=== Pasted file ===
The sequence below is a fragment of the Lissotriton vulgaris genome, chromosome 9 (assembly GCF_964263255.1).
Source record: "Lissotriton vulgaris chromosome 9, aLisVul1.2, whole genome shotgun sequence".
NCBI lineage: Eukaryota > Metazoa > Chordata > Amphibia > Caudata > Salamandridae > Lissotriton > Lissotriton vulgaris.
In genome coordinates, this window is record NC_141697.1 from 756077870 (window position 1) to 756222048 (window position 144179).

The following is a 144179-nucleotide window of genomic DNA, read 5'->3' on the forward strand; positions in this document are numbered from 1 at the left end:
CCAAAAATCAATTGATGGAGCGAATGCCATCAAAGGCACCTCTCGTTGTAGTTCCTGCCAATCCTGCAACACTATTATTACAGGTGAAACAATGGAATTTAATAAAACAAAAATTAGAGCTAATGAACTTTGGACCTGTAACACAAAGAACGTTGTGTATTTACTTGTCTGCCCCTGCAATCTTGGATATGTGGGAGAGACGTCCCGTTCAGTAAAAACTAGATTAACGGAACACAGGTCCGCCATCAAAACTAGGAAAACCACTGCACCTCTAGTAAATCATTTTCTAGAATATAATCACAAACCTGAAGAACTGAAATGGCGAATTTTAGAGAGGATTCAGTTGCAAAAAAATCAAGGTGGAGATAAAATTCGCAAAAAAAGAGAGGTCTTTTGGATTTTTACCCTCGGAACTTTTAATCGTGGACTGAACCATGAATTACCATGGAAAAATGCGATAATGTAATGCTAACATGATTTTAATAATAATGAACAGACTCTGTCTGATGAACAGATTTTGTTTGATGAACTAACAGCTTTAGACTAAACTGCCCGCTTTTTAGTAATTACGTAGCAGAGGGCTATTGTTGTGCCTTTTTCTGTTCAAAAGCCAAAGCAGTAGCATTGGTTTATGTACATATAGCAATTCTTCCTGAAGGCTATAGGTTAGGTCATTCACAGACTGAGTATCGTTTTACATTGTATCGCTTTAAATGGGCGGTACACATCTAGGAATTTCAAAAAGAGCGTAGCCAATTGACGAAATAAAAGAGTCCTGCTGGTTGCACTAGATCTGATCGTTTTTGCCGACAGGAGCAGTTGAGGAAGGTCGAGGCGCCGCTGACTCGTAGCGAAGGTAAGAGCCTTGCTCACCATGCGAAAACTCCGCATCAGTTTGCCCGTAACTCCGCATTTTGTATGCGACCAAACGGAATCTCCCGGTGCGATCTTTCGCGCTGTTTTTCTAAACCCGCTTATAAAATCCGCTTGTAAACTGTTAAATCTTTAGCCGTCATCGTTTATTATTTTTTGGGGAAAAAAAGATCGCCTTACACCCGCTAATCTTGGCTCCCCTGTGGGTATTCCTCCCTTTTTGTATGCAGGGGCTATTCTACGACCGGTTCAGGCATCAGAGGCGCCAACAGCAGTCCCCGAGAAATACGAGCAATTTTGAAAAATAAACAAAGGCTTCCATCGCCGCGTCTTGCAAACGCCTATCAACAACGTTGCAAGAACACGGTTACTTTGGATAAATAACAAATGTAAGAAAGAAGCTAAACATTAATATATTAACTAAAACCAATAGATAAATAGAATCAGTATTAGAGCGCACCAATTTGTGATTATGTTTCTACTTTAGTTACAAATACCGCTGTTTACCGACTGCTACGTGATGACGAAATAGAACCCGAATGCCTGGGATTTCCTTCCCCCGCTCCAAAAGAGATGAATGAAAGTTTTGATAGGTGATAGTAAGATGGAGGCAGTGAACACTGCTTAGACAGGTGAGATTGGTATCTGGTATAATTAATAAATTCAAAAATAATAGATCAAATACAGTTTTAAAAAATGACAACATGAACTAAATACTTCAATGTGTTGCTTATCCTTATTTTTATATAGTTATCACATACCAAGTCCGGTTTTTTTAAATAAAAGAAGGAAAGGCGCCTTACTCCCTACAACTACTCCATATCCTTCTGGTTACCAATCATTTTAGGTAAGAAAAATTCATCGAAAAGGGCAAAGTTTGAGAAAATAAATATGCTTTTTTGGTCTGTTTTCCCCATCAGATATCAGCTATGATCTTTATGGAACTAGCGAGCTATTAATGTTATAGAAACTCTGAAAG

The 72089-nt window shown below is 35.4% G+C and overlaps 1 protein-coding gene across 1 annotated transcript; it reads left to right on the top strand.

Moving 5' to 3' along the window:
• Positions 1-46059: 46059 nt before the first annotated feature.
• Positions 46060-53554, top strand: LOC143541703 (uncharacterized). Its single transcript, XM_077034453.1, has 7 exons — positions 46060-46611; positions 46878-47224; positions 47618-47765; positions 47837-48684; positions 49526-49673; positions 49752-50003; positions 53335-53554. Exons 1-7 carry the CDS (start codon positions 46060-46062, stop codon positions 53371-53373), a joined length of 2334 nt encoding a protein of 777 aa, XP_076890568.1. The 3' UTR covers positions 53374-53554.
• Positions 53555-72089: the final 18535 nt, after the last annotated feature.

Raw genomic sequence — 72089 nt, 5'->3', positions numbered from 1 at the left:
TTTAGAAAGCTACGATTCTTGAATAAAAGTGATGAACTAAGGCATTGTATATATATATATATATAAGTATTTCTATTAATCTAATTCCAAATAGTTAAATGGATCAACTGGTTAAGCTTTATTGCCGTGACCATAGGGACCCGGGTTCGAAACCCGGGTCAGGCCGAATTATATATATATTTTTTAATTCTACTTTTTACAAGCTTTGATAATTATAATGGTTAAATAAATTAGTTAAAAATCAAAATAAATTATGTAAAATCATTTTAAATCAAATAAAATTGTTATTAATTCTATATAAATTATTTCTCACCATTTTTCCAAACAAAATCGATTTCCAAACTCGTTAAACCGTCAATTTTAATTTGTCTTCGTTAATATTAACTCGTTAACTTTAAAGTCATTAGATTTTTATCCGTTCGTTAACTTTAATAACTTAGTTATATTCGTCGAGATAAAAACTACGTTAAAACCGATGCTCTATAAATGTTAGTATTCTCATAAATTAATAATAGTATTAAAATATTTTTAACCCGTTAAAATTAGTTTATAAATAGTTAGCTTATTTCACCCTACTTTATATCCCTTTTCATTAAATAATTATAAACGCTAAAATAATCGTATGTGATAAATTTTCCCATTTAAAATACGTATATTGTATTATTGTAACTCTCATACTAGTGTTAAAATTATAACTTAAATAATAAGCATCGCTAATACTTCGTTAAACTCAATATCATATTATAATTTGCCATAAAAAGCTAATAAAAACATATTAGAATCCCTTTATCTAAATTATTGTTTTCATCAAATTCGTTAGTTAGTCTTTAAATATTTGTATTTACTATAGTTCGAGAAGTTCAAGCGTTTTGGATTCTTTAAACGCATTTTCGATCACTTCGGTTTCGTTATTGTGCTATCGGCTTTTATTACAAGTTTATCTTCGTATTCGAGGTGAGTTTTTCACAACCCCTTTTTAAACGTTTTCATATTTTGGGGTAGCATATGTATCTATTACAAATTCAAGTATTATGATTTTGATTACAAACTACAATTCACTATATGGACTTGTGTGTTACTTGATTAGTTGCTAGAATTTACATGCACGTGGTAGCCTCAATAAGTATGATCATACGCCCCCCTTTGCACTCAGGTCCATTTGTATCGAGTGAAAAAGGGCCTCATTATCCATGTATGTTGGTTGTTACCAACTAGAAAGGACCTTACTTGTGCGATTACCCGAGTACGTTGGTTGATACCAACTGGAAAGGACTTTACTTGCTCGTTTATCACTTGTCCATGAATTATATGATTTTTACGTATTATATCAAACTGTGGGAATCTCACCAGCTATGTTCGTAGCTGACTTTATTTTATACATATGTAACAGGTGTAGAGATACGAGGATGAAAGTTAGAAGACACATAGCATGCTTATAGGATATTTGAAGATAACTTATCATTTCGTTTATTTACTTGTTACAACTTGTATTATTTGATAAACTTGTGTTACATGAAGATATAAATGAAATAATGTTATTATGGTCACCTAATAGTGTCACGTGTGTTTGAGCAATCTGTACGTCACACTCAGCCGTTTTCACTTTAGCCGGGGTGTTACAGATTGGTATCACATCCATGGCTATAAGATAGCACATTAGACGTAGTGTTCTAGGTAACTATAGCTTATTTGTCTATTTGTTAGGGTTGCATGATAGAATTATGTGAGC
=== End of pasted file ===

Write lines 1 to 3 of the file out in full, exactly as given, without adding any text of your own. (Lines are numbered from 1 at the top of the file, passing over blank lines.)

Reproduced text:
The sequence below is a fragment of the Lissotriton vulgaris genome, chromosome 9 (assembly GCF_964263255.1).
Source record: "Lissotriton vulgaris chromosome 9, aLisVul1.2, whole genome shotgun sequence".
NCBI lineage: Eukaryota > Metazoa > Chordata > Amphibia > Caudata > Salamandridae > Lissotriton > Lissotriton vulgaris.